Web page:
Abstract: Cet article étudie l'impact de la qualité de la communication réglementée des entreprises en matière d'émissions de Gaz à Effet de Serre (GES) sur la valorisation des investisseurs et ceci dans un contexte de renforcement des contraintes législatives et de croissance des exigences informationnelles des parties prenantes. En utilisant un score de communication GES estimé à partir des publications réalisées entre 2016 et 2019 par les entreprises françaises du SBF 120, nous montrons que la qualité des communications GES réglementées s'est améliorée sur la période d'étude malgré l'absence de mesures coercitives et apparaît particulièrement plus élevée chez les entreprises des secteurs polluants. Nos résultats suggèrent également que si les marchés financiers sont sensibles à la qualité des informations GES exigée par le législateur français, ils tendent à valoriser différemment cette information extra-financière en fonction du secteur d'activité de l'entreprise.
    Keywords: Environmental reporting,quality of GHG information,regulation,investors’ valuations,sector,Reporting environnemental,qualité de l’information GES,réglementation,valorisation des investisseurs,secteur d’activité
    Date: 2022–01–13
  42. By: Vitor Vieira Vasconcelos (UFABC - Universidade Federal do ABC)
    Abstract: Considerations are presented on discourses and practices of public policies and public budget, regarding territorial development. The considerations are based on the author's experience in government institutions, at state and national level, in the executive and legislative powers in Brazil. This experience is compared to theoretical and applied studies on sustainable regional development, including agrarian reform, small-scale farming, ecological-economic zoning, transport infrastructure, city network hierarchies, and budgetary policies. The discussion shows how, behind discourses of regional development, there may be strategies for maintaining political power which may not always be the most appropriate for improving people's quality of life.
    Keywords: regional development,public policies,public budget,sustainable development,politics
    Date: 2021–03–30
  43. By: Zhang, Lisa; Hale, Joanna (UCL)
    Abstract: This research aims to explore the barriers and enablers of clothing repair and repurpose in UK citizens. Using the Behaviour Change Wheel approach, the study aims to develop am intervention to encourage repair and repurpose, which can ultimately contribute to slow and sustainable fashion consumption. This study also investigates the impact of Covid-19 on repair and repurpose behaviour.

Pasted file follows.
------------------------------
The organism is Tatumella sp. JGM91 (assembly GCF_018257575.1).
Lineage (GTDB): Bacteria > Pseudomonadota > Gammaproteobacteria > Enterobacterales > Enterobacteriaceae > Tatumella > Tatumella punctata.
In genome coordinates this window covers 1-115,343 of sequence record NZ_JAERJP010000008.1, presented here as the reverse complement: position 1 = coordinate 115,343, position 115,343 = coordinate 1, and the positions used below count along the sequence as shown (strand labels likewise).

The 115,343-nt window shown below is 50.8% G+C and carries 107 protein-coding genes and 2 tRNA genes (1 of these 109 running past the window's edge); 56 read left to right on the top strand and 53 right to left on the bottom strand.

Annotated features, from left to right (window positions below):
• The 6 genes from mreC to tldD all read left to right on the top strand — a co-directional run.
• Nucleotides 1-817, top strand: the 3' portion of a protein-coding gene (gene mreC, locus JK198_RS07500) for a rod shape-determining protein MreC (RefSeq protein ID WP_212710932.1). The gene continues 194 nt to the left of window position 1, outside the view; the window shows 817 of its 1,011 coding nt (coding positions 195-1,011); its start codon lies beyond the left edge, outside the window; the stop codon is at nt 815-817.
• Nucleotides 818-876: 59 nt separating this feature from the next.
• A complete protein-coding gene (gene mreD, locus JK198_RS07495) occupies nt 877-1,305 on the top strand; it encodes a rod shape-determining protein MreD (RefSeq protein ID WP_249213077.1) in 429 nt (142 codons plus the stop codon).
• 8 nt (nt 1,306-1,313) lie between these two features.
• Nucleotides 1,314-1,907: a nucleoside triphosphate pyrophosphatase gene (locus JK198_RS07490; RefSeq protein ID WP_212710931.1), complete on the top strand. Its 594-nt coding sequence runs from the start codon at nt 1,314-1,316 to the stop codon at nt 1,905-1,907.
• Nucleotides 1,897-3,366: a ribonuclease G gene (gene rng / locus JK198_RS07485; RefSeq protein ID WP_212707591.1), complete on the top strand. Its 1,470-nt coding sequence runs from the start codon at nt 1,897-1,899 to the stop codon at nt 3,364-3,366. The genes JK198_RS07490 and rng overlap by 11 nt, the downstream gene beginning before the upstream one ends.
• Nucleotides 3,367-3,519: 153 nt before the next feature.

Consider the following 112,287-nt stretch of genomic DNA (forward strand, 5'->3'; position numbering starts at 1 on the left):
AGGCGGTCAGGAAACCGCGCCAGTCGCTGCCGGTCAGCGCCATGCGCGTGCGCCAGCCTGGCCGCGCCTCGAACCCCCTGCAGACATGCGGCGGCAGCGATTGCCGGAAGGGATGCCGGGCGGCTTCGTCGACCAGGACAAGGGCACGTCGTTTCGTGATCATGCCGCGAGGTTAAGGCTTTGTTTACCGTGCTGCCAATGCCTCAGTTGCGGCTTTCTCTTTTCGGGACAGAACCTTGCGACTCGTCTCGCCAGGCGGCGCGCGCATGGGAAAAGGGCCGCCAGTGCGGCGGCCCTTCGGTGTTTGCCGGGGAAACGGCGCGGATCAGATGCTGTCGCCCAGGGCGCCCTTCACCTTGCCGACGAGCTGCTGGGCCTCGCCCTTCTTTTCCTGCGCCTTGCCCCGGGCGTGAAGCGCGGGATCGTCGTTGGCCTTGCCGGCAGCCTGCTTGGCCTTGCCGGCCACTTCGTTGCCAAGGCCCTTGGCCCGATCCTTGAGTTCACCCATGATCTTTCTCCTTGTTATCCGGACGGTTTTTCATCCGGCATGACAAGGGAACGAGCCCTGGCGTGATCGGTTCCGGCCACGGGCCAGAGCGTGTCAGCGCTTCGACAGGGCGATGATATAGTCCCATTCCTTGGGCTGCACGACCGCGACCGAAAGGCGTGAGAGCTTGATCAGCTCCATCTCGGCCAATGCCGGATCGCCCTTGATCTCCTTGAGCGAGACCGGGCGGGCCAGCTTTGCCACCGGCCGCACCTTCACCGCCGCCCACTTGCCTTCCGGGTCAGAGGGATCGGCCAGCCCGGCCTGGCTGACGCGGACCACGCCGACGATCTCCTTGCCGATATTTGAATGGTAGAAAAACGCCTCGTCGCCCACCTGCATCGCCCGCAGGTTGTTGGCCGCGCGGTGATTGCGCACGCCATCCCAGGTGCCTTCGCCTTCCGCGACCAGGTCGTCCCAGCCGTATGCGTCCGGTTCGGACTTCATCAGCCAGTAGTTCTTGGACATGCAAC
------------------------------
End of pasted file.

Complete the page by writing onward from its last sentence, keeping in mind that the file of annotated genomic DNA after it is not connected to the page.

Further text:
Date: 2022–04–15
  44. By: KOLOMA, YAYA
    Abstract: Since 2012, Mali has been in crisis, with significant socioeconomic damages over the past nine years. Despite several efforts by national, regional, and international partners, violence is on the rise and spreading, institutions are dysfunctional, and the military remains inefficient, leading to questions about whether Mali has become ungovernable and when the crisis will end. Following the African Development Bank conception of fragility analysis, this paper aims to expose some of the root causes of Mali's fragility and to recommend a few actions to address them. We conduct an in-depth literature review by emphasizing five main dimensions, such as political and institutional, economic, social, and climate-environmental, and geopolitical and geostrategic considered key drivers of fragility. It is clear that one of the main causes of Mali's fragility is the poor performance of institutions and therefore of governance. The spread of the insecurity from the North to the Central region of the country is making the crisis more complex. Particularly, its ramification into inter-communities’ conflicts challenge the way to address the whole crisis. Possible solutions may include reorganizing military institutions, strategies, and services, establishing more equitable and well-distributed justice, engaging in dialogue with various communities, including armed and jihadist groups, implementing integrative, conflict-sensitive, and climate-sensitive development projects and programs, strengthening the economy based on the policy of developing regional competitiveness clusters, and finding a better balance between various and conflicting geopolitical interests.